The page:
A policy and legal analyst explains the controversy over the misleading language of Mayor Curry's pension reform bill.
There is currently litigation over the wording of Mayor Curry's Pension Pitch. It involves misleading language contained in the final bill that is being viewed as confusing what people are actually voting for.
Below is the ballot language. The analyst found a couple of misleading parts and takes the time to explain them.
"Permanently closing up to three of the City’s underfunded defined benefit retirement plans, increasing the employee contribution for those plans to a minimum of 10%, and ending the Better Jacksonville ½-cent sales tax are all required to adopt a ½-cent sales tax solely dedicated to reducing the City’s unfunded pension liability. Shall such pension liability sales tax, which ends upon elimination of the unfunded pension liability or in 30 years maximum, be adopted?"
(1) "Permanently closing up to three of the City’s underfunded defined benefit retirement plans"
Obviously, this is somewhat misleading because the language would be true if they closed none.
And I think it is very possible they will not close any of the plans. The main reason to close a plan is if you are moving from a defined benefit to defined contribution plan. The public safety unions will never agree to that move, so I doubt they will close the Police and Fire Pension Fund (PFPF) or Corrections Officers Pension Plan (COPP). If they do close the current defined benefit plan in favor of a new defined benefit plan, it will be purely cosmetic.
That leaves the General Employees Pension Plan (GEPP), which is by far the healthiest of the three plans. Are they really going to force new general employees into 401(K) plans when Council members, task forces, mayoral administrations, and many others have repeatedly said the GEPP is not the problem?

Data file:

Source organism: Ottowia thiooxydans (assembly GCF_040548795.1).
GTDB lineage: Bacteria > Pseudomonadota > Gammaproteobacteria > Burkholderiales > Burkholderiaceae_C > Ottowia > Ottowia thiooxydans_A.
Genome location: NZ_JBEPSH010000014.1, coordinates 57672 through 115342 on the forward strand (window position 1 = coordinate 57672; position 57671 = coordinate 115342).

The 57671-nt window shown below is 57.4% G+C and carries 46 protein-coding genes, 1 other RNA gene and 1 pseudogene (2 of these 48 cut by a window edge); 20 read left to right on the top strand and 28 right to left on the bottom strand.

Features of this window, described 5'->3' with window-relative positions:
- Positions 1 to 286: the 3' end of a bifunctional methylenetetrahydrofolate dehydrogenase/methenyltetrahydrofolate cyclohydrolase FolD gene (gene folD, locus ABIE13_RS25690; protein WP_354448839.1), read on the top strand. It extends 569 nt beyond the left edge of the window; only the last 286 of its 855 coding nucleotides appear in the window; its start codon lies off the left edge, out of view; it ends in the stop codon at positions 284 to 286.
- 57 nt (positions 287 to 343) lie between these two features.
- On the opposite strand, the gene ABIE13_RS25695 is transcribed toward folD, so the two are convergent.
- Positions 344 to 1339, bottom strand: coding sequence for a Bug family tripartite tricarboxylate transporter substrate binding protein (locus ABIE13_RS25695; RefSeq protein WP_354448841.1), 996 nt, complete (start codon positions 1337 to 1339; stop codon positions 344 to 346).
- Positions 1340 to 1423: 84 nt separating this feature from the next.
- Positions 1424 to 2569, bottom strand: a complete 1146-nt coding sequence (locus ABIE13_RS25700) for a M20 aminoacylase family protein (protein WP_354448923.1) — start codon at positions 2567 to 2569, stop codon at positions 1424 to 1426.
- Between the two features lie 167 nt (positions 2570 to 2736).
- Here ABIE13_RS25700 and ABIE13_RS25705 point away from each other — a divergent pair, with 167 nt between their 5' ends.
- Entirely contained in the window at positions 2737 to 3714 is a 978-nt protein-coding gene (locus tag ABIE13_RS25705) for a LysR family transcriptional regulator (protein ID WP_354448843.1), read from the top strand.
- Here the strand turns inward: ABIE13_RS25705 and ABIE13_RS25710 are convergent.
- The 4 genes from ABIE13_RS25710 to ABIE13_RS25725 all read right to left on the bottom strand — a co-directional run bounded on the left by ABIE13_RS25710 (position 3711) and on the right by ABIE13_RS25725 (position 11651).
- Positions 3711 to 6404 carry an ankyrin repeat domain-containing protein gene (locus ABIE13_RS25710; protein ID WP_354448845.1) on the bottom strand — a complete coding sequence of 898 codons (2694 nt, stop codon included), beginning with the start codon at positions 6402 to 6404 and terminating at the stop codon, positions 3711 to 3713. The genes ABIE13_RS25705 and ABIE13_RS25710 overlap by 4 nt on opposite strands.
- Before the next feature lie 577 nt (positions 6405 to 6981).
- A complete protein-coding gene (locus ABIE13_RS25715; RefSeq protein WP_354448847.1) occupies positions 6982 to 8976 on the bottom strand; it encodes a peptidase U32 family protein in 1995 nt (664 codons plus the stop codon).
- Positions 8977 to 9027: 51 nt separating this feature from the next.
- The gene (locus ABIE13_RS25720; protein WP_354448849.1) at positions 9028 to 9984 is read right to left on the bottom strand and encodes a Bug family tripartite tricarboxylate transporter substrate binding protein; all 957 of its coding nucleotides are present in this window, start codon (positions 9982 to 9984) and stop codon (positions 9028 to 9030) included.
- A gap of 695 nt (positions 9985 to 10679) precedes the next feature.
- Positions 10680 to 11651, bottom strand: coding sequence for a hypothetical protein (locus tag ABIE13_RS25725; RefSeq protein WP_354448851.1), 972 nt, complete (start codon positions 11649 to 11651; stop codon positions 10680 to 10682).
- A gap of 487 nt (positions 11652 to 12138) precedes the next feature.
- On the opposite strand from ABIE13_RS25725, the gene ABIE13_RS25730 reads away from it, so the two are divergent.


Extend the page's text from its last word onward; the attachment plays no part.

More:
(2) "Increasing the employee contribution for those plans to a minimum of 10%"
This increase has already happened for some employees. For the Police and Fire Pension Fund, the employee contribution has already been increased to 10%. The 2015 Agreement required that all new police and fire employees hired after the effective date of the agreement (June 19, 2015) would have a 10% pension contribution. For existing employees, their contribution rose from 7% to 8% when the 2015 agreement took effect. That 8% contribution will increase to 10% when the City restores the 2% pay cut that firefighters took in 2010 and police officers took in 2012.
As for general employees, the previous administration reached agreement with two of the four general employees unions -- AFSCME and JSA -- that would have increased the contribution for new employees from 8% to 12%. Current employees would have had employee contribution increases (from 8% to 10%) tied to restoration of previous pay cuts. The City Council never took up those two agreements with general employees unions because they wanted to deal with PFPF first.
(3) "Ending the Better Jacksonville ½-cent sales tax "
That tax expires because of language in the 2000 referendum, not because of anything in this one. This summary suggests that the 2016 referendum ends the tax, when clearly that end was prescribed long ago, and will not speed up, nor change the date of its expiration.
Hopefully, this clears up the reasoning behind the criticisms, I hope that this is of use to my fellow readers at MetroJacksonville.com